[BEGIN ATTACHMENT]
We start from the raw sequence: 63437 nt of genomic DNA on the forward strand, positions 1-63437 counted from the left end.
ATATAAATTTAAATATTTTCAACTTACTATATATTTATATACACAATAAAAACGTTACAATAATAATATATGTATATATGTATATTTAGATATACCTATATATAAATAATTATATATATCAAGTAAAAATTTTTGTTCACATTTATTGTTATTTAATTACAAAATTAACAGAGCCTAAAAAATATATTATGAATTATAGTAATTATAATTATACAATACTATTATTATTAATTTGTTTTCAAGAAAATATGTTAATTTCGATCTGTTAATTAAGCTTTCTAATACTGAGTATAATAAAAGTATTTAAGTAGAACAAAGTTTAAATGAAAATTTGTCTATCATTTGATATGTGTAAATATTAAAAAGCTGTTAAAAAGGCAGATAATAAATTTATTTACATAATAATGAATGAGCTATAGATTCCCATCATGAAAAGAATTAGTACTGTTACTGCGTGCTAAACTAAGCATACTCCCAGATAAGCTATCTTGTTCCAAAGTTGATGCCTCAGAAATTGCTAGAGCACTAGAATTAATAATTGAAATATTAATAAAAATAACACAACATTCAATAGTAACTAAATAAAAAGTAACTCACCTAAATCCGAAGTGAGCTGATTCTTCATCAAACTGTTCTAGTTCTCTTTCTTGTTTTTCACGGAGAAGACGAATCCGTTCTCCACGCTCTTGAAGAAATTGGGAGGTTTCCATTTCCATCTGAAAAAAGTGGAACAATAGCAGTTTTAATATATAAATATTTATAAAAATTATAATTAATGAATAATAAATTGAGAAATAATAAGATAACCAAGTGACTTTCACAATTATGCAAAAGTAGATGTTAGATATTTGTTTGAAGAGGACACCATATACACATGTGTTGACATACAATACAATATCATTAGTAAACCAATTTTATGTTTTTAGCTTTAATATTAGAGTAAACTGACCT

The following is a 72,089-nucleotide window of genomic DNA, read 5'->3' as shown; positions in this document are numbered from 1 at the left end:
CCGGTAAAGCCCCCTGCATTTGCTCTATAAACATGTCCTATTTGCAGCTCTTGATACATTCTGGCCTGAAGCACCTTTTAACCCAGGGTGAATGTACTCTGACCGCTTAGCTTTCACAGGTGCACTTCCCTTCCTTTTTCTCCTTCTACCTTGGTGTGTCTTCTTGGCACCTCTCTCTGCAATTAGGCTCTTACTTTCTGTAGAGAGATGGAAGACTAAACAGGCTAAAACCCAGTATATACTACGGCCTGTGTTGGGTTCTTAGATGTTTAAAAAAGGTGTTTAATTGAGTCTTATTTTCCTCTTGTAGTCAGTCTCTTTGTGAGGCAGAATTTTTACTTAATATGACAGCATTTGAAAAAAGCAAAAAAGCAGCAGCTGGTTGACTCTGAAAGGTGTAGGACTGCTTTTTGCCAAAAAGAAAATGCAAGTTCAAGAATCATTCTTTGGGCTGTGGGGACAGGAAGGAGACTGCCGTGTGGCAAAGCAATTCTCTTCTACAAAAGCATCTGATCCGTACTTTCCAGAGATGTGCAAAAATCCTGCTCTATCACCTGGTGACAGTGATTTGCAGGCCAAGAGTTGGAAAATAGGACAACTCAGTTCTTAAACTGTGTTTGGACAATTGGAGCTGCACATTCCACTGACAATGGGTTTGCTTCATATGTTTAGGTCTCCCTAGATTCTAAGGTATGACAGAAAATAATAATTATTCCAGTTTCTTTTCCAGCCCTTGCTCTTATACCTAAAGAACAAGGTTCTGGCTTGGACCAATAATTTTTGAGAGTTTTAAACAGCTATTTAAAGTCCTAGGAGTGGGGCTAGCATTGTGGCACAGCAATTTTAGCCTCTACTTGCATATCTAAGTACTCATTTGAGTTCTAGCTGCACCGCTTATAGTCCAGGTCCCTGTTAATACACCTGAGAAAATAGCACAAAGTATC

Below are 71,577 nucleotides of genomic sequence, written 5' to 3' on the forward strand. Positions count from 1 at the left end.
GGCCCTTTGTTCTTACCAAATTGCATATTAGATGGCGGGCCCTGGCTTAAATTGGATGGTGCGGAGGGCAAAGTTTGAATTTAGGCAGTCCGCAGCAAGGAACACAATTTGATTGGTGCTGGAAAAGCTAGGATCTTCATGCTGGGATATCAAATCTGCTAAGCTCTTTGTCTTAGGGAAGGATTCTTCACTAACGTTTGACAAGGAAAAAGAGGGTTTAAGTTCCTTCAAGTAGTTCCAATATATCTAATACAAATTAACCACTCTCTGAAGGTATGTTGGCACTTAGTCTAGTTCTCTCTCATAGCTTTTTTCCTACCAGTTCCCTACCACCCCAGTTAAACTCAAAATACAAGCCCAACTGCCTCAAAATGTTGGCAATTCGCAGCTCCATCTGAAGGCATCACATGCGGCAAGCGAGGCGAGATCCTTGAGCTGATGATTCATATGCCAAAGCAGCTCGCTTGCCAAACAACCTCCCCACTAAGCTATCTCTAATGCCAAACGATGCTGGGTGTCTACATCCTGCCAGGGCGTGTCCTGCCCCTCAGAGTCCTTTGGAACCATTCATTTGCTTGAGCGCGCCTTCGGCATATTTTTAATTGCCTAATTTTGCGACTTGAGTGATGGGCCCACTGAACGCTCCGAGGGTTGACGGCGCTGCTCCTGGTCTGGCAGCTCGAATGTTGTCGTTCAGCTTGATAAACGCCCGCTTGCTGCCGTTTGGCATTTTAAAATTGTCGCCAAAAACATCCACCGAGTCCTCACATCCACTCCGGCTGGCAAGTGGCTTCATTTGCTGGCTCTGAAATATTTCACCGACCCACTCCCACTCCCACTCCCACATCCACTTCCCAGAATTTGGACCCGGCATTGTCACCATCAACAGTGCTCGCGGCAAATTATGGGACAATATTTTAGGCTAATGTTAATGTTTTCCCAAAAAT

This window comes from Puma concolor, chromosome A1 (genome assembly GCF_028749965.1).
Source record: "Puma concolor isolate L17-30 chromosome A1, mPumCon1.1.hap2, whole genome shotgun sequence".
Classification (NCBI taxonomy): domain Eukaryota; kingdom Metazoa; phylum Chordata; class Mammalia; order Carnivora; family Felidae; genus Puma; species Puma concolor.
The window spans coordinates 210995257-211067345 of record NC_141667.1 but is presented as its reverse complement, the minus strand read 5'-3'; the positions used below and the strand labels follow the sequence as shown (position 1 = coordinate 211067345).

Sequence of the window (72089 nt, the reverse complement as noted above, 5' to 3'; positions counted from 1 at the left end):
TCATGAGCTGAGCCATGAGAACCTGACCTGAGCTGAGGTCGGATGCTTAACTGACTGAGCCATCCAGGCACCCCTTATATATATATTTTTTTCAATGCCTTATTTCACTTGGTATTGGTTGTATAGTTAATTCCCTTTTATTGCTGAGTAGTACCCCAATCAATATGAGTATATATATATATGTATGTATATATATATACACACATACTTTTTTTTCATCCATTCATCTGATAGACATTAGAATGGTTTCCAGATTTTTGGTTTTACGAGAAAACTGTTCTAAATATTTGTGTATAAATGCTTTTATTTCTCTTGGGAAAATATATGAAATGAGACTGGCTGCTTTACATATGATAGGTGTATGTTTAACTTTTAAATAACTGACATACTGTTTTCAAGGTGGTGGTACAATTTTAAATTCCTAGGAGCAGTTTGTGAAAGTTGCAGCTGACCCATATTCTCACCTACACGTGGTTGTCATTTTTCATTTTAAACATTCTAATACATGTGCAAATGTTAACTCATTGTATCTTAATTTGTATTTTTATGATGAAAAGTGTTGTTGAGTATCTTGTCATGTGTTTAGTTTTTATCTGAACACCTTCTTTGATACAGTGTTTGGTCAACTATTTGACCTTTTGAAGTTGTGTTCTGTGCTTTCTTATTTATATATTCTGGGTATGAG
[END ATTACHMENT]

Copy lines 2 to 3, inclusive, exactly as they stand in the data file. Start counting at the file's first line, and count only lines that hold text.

ATATAAATTTAAATATTTTCAACTTACTATATATTTATATACACAATAAAAACGTTACAATAATAATATATGTATATATGTATATTTAGATATACCTATATATAAATAATTATATATATCAAGTAAAAATTTTTGTTCACATTTATTGTTATTTAATTACAAAATTAACAGAGCCTAAAAAATATATTATGAATTATAGTAATTATAATTATACAATACTATTATTATTAATTTGTTTTCAAGAAAATATGTTAATTTCGATCTGTTAATTAAGCTTTCTAATACTGAGTATAATAAAAGTATTTAAGTAGAACAAAGTTTAAATGAAAATTTGTCTATCATTTGATATGTGTAAATATTAAAAAGCTGTTAAAAAGGCAGATAATAAATTTATTTACATAATAATGAATGAGCTATAGATTCCCATCATGAAAAGAATTAGTACTGTTACTGCGTGCTAAACTAAGCATACTCCCAGATAAGCTATCTTGTTCCAAAGTTGATGCCTCAGAAATTGCTAGAGCACTAGAATTAATAATTGAAATATTAATAAAAATAACACAACATTCAATAGTAACTAAATAAAAAGTAACTCACCTAAATCCGAAGTGAGCTGATTCTTCATCAAACTGTTCTAGTTCTCTTTCTTGTTTTTCACGGAGAAGACGAATCCGTTCTCCACGCTCTTGAAGAAATTGGGAGGTTTCCATTTCCATCTGAAAAAAGTGGAACAATAGCAGTTTTAATATATAAATATTTATAAAAATTATAATTAATGAATAATAAATTGAGAAATAATAAGATAACCAAGTGACTTTCACAATTATGCAAAAGTAGATGTTAGATATTTGTTTGAAGAGGACACCATATACACATGTGTTGACATACAATACAATATCATTAGTAAACCAATTTTATGTTTTTAGCTTTAATATTAGAGTAAACTGACCT

The following is a 72,089-nucleotide window of genomic DNA, read 5'->3' as shown; positions in this document are numbered from 1 at the left end: